MURDOCH University students have been nurturing their passion for law among Mandurah Baptist College students as part of a program which aims to advance their legal knowledge.
Students were taught about the High Court as part of Murdoch University’s Law in the Community program.
The program involves 29 undergraduates who would deliver lessons to pupils from eight schools in the Perth metro area.
Murdoch’s Law in the Community program has seen undergraduates deliver lessons on topics like sexting and evidence in murder cases.
The Murdoch program was inspired by the United States-based Street Law initiative.
The program aims to educate communities about law, democracy and human rights.
Murdoch School of Law’s Clinical Director Anna Copeland, who runs the program, said the lessons would give high school students a fresh perspective on legal matters.
“Our students have run sessions on sexting, bullying, drugs and the environment,” she said.
“The Murdoch students have been delivering lessons on topics chosen by the teachers, and then returning to run sessions which address topics identified by the students as important to them.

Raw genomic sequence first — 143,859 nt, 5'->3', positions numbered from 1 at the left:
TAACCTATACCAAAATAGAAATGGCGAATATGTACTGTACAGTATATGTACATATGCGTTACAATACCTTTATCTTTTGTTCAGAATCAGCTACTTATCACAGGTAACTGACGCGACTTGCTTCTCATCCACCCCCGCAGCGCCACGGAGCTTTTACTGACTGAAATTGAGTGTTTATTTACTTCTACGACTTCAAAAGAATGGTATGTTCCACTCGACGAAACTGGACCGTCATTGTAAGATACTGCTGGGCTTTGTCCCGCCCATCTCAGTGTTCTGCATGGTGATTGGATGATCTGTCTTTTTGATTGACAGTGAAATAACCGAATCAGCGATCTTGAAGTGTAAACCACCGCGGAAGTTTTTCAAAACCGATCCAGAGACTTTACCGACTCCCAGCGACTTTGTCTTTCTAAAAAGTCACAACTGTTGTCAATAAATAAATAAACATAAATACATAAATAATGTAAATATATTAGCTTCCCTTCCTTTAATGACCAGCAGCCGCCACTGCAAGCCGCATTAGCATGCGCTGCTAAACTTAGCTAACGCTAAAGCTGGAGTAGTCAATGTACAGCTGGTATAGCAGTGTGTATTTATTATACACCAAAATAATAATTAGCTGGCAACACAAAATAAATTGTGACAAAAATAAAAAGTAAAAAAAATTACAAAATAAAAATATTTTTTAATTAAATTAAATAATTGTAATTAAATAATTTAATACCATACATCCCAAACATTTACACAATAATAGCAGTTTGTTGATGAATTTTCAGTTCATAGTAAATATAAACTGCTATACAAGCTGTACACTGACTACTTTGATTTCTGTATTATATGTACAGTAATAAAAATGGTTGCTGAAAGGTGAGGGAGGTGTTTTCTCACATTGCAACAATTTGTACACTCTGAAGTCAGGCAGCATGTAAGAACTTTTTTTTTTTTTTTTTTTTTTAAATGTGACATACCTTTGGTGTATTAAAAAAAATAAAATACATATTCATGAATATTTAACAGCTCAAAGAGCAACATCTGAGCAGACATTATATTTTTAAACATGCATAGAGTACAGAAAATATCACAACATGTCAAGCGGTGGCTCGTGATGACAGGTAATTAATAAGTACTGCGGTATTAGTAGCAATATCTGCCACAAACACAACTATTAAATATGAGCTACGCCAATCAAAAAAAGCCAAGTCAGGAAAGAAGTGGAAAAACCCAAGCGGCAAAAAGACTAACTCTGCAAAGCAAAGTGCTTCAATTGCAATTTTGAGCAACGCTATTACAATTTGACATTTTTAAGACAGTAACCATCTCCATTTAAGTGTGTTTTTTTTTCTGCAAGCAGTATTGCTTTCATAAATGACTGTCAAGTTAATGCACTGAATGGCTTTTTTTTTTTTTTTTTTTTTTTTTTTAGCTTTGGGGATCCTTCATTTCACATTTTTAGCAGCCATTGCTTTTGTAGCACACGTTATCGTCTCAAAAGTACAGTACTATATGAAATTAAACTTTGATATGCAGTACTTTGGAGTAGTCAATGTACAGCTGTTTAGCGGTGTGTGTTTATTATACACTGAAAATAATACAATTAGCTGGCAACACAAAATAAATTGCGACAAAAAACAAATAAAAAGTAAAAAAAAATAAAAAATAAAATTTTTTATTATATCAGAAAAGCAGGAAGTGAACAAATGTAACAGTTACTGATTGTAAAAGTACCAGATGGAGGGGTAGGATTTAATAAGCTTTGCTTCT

“The program gives our students the chance to practice essential presentation and communication skills and share their passion for law with pupils who may be considering higher education study.”
Mandurah Baptist College teacher Catherine Tuite said the Murdoch students helped her pupils consolidate their knowledge and understanding of the High Court’s influence in Australia’s political and legal system.
“The students Serena Williams and Lala Brobby were fantastic and engaging,” she said.
“They provided thought-provoking and entertaining quizzes and games that the students enjoyed, and even worked through a mock trial with them.”